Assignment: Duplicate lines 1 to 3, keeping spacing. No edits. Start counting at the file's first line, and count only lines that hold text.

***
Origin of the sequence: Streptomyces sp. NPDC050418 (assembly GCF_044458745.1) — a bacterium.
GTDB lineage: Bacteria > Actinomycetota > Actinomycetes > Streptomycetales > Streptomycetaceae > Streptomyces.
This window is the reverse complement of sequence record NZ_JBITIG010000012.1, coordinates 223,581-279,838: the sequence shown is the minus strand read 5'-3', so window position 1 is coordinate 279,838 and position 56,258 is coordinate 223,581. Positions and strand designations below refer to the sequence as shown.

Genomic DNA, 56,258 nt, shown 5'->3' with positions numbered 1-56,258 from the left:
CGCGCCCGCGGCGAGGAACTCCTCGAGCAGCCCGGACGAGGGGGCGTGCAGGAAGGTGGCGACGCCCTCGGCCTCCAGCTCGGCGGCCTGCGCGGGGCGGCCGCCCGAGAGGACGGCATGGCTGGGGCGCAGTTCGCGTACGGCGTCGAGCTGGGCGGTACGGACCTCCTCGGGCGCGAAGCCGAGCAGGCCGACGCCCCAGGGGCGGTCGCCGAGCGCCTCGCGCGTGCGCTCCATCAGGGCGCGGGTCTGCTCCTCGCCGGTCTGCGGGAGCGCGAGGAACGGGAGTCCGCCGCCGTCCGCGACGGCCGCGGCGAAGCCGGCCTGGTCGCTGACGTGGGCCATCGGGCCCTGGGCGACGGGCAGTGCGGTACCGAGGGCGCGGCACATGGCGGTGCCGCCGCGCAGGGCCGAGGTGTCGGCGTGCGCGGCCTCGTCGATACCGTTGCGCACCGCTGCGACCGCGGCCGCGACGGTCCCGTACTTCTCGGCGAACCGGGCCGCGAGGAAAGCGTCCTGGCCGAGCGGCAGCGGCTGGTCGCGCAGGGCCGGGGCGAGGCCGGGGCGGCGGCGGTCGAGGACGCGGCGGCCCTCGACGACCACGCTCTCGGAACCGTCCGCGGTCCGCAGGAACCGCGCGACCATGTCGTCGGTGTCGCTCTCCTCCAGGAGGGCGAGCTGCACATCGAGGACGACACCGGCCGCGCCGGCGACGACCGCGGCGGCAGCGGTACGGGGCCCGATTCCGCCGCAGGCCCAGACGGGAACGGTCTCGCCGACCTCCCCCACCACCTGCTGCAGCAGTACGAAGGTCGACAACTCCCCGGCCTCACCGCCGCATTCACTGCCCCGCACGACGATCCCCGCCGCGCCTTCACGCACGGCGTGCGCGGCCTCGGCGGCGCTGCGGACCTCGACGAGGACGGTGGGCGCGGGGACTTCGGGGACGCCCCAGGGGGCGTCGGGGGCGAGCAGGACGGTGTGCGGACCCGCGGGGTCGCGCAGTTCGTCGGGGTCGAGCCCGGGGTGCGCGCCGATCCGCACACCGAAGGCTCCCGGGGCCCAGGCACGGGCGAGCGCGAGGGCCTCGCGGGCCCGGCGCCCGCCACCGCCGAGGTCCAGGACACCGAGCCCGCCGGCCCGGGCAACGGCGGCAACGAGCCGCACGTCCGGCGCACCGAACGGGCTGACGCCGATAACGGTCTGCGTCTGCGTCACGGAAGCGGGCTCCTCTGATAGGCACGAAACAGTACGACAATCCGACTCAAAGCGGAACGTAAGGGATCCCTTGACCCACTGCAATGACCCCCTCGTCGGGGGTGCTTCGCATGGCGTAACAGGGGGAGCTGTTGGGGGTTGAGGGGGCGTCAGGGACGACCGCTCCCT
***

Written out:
Origin of the sequence: Streptomyces sp. NPDC050418 (assembly GCF_044458745.1) — a bacterium.
GTDB lineage: Bacteria > Actinomycetota > Actinomycetes > Streptomycetales > Streptomycetaceae > Streptomyces.
This window is the reverse complement of sequence record NZ_JBITIG010000012.1, coordinates 223,581-279,838: the sequence shown is the minus strand read 5'-3', so window position 1 is coordinate 279,838 and position 56,258 is coordinate 223,581. Positions and strand designations below refer to the sequence as shown.